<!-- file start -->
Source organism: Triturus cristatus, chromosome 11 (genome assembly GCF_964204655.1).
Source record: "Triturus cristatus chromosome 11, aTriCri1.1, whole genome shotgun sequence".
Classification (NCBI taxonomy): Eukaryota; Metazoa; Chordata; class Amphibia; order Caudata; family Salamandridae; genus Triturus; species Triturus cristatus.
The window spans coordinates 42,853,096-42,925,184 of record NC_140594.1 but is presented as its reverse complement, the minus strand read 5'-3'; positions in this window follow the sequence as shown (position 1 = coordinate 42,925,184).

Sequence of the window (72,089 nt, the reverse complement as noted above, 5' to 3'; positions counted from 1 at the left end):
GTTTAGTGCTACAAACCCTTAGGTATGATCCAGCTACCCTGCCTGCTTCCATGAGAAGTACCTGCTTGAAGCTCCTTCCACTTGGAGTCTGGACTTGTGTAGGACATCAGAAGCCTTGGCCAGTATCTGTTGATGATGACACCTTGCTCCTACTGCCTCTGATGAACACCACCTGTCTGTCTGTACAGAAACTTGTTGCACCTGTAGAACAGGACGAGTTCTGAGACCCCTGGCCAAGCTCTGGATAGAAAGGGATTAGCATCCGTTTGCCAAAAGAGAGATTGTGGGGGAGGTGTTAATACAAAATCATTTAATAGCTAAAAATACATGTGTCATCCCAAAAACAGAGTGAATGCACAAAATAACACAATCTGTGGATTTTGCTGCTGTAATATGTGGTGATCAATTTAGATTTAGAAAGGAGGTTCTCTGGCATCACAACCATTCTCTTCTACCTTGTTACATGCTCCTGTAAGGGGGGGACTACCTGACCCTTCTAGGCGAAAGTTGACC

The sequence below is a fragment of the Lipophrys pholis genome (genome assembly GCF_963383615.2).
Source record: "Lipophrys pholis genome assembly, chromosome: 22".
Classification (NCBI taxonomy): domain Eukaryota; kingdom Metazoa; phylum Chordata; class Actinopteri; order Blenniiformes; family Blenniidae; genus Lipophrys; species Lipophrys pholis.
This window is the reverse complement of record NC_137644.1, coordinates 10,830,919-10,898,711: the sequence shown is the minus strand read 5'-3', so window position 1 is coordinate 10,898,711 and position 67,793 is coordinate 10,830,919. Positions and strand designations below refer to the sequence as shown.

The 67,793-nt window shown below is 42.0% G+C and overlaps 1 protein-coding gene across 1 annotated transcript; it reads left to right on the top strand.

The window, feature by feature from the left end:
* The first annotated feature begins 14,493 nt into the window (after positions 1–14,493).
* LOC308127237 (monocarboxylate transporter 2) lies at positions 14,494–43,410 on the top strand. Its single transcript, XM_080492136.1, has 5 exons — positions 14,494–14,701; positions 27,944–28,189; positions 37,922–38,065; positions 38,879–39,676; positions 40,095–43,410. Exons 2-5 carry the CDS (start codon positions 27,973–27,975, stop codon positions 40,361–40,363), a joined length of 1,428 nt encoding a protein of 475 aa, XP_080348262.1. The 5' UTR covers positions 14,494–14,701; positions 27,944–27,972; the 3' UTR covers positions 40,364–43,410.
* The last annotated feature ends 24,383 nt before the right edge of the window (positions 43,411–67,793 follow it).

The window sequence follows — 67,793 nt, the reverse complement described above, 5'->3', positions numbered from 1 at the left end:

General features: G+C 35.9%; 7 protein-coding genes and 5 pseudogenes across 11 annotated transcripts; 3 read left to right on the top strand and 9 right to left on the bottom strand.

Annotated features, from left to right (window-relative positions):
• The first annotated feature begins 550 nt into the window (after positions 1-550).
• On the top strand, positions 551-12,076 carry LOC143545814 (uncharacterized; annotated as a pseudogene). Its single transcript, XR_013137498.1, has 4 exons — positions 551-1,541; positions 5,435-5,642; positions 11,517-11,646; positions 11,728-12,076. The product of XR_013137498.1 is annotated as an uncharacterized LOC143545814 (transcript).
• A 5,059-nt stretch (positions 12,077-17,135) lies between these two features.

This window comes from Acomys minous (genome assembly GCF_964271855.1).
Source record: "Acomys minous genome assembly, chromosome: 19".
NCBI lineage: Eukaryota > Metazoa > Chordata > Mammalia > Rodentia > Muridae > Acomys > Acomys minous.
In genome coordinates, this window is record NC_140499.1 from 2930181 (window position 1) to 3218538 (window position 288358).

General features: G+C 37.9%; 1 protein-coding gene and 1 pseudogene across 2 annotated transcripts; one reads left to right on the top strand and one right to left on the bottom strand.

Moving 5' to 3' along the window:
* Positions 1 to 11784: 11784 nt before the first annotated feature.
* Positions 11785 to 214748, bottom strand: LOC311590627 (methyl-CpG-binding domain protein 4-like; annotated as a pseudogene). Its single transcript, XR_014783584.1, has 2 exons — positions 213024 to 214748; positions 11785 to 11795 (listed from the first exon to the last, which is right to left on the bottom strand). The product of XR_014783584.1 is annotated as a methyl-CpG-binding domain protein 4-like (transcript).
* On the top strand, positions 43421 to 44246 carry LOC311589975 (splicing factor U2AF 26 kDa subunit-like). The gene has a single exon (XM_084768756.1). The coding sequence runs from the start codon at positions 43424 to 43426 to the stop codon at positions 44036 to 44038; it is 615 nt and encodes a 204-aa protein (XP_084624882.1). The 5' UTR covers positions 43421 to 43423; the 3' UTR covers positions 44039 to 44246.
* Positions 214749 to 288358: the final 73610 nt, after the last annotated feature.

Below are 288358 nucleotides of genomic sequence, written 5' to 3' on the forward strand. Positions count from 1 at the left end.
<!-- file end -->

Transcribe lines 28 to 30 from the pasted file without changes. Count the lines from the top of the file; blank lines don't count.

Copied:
* Positions 1 to 11784: 11784 nt before the first annotated feature.
* Positions 11785 to 214748, bottom strand: LOC311590627 (methyl-CpG-binding domain protein 4-like; annotated as a pseudogene). Its single transcript, XR_014783584.1, has 2 exons — positions 213024 to 214748; positions 11785 to 11795 (listed from the first exon to the last, which is right to left on the bottom strand). The product of XR_014783584.1 is annotated as a methyl-CpG-binding domain protein 4-like (transcript).
* On the top strand, positions 43421 to 44246 carry LOC311589975 (splicing factor U2AF 26 kDa subunit-like). The gene has a single exon (XM_084768756.1). The coding sequence runs from the start codon at positions 43424 to 43426 to the stop codon at positions 44036 to 44038; it is 615 nt and encodes a 204-aa protein (XP_084624882.1). The 5' UTR covers positions 43421 to 43423; the 3' UTR covers positions 44039 to 44246.